Keep On Running?

June 11, 2012 at 1:52 pm | Posted in depression | 4 Comments
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I was interested to read in The Guardian last week that exercise does not cure depression, although I very much enjoyed Simon Hattenstone’s enthusiastic dismissal of this theory.

I suffered from crippling depression in my final year at university. What triggered it, I cannot tell you: the shock at being back in England, perhaps, or the idea that it was time to work out what I was going to do with my life; certainly, discovering that the man I loved was in love with someone else did not help.

Initially, I retreated entirely behind that metaphorical black dog, smiling madly at everyone I met in the hope that I would start to believe that there was something worth smiling about. I thought of days in the way which Will does in About A Boy. Somehow, breaking them down into those precise ‘units of time’ satisfied the control freak in me. I thought that if I could control exactly what I did with those units of time, then I could also control exactly how I would feel at every moment of the day. Put simply, I believed that if I could reason with my sadness, then I could make it go away.

Eventually, I allowed my parents to take
me to an extremely unsympathetic GP in Leamington. He prescribed me fluoxetine, which somehow, when my scientist boyfriend told me it was Prozac, made me feel so ashamed. I had been taught by everyone I knew – my parents, my aunts, my teachers – that I led such a privileged life, and was so bright, that there was simply no reason for me to be depressed. ‘Snap out of it’ was a phrase heard frequently, and my deputy head brought up the ‘starving children’ and ‘broken limb’ comparisons on many an occasion. How some people are permitted into the teaching profession, I’ll never know.

But here’s the interesting thing: I don’t think either Prozac or exercise helped. I had become a total convert to the gym when living in Berlin the previous year, and would feel tremendous guilt if I didn’t go one day. But the problem was, whenever I left my flat, there was always the risk that I would burst spontaneously into tears. It would happen anywhere: the supermarket, a lecture, and yes, even at the gym. Perhaps exercise itself did help: it was trying to become stable enough to do any which was so challenging.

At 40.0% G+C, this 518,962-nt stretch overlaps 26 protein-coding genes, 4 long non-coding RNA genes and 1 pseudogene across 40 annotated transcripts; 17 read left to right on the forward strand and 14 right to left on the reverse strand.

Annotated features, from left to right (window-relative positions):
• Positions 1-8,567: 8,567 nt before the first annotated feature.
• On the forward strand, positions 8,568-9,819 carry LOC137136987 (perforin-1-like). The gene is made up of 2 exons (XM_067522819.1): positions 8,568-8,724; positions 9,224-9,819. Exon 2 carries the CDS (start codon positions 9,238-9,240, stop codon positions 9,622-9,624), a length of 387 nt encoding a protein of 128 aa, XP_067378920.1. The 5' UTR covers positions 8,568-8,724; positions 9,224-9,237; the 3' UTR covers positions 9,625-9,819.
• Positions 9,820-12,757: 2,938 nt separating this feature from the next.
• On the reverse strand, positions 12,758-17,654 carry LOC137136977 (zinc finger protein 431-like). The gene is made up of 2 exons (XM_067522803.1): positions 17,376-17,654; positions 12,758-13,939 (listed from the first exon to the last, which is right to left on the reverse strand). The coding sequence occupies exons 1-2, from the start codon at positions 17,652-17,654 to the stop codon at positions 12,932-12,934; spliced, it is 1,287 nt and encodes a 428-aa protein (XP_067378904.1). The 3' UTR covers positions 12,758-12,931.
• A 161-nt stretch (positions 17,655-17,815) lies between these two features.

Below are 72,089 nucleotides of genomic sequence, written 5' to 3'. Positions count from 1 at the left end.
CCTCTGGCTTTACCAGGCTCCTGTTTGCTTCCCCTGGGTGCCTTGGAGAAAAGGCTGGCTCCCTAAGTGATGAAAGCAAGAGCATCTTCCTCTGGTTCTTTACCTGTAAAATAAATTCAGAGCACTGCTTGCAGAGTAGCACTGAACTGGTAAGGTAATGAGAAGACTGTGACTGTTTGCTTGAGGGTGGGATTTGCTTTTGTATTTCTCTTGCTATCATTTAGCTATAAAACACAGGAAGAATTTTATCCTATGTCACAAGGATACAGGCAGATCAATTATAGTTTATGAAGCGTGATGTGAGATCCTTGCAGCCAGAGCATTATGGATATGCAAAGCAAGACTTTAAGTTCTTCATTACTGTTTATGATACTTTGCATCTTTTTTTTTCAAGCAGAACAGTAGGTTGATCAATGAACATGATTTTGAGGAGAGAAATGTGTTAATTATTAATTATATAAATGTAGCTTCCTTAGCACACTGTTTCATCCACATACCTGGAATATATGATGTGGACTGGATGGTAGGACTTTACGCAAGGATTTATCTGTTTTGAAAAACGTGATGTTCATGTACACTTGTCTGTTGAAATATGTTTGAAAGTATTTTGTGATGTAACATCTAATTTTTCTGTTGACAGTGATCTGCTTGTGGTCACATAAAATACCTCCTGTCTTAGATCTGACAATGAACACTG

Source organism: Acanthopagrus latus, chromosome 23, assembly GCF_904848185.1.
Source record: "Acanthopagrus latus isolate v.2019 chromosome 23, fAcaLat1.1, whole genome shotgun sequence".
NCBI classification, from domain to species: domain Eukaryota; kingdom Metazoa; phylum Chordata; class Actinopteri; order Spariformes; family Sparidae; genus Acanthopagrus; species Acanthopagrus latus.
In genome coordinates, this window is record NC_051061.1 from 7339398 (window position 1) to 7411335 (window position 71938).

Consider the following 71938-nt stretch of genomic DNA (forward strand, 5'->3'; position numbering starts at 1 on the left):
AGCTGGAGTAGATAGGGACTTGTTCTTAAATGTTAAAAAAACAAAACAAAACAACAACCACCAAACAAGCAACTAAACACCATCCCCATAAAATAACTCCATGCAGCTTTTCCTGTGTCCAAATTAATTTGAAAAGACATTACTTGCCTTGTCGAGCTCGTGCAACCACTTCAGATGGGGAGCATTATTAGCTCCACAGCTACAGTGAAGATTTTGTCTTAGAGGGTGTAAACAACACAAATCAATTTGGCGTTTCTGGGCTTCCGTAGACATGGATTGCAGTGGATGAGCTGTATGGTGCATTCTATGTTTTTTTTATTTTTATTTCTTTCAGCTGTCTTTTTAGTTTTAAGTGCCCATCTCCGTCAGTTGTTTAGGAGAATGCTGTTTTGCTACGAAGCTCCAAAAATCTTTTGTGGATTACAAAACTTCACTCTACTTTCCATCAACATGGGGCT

And Prozac: did that sort me out? Well, I suppose being permanently high was a solution of sorts: I wrote the best essays I had ever written, you couldn’t shut me up in my final year oral, and I think I left all of my written exams early, because I simply couldn’t sit still. Being completely manic at 5am was pretty interesting, and I was definitely instrumental in getting my friends in to the library: it was either revision or listening to my incessant chatter.

So I still have no idea what cures, or at least alleviates the symptoms of, depression. To date, both anti-depressants I have tried have only resulted in making me constantly manic. Worse still, Citalopram made me feel paranoid all day long, and as if tiny creatures were crawling all over me. When I told my GP this, she said that I should persevere. That day, I stopped taking them. That was eighteen months ago, and I’ve been more or less fine since then. And I think that on this occasion, my friends, ‘fine’ is a word with which I can live to describe my mood.

Always Crashing in the Same Car

February 27, 2012 at 8:00 pm | Posted in depression | Leave a comment
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I’m feeling down again. It always creeps up slowly, then I gradually realise how empty I feel. It actually manifests itself physically: I can feel a void in my stomach, and I don’t know what the hell to do about it.

As a pragmatic, problem-solving person, I always try to rationalise why I’m feeling this way, and I always come to the same conclusion: I have neither a right nor a reason to feel like this.

But this week, I don’t have to search hard for reasons. I am leaving my lovely shop, for example, and I may never work there again. I may never spend a morning in the windowless cash office, nor serve the lady who collects the Olympic 50ps. I may never again encounter the freezing wind tunnel by Next en route to the car park. I may never again have a cigarette in the service yard, watching the ambulances speeding by and thinking of Philip Larkin.

I am also sad, because I thought that my son would be waiting for me at home. Instead, he is at his other home, with his other grandmother, even though they are about to spend two whole weeks together.

I don’t want a pity party: honestly. So here are some photos of, to quote my best friend’s sister’s tattoo, the reasons to ‘celebrate’ my life.

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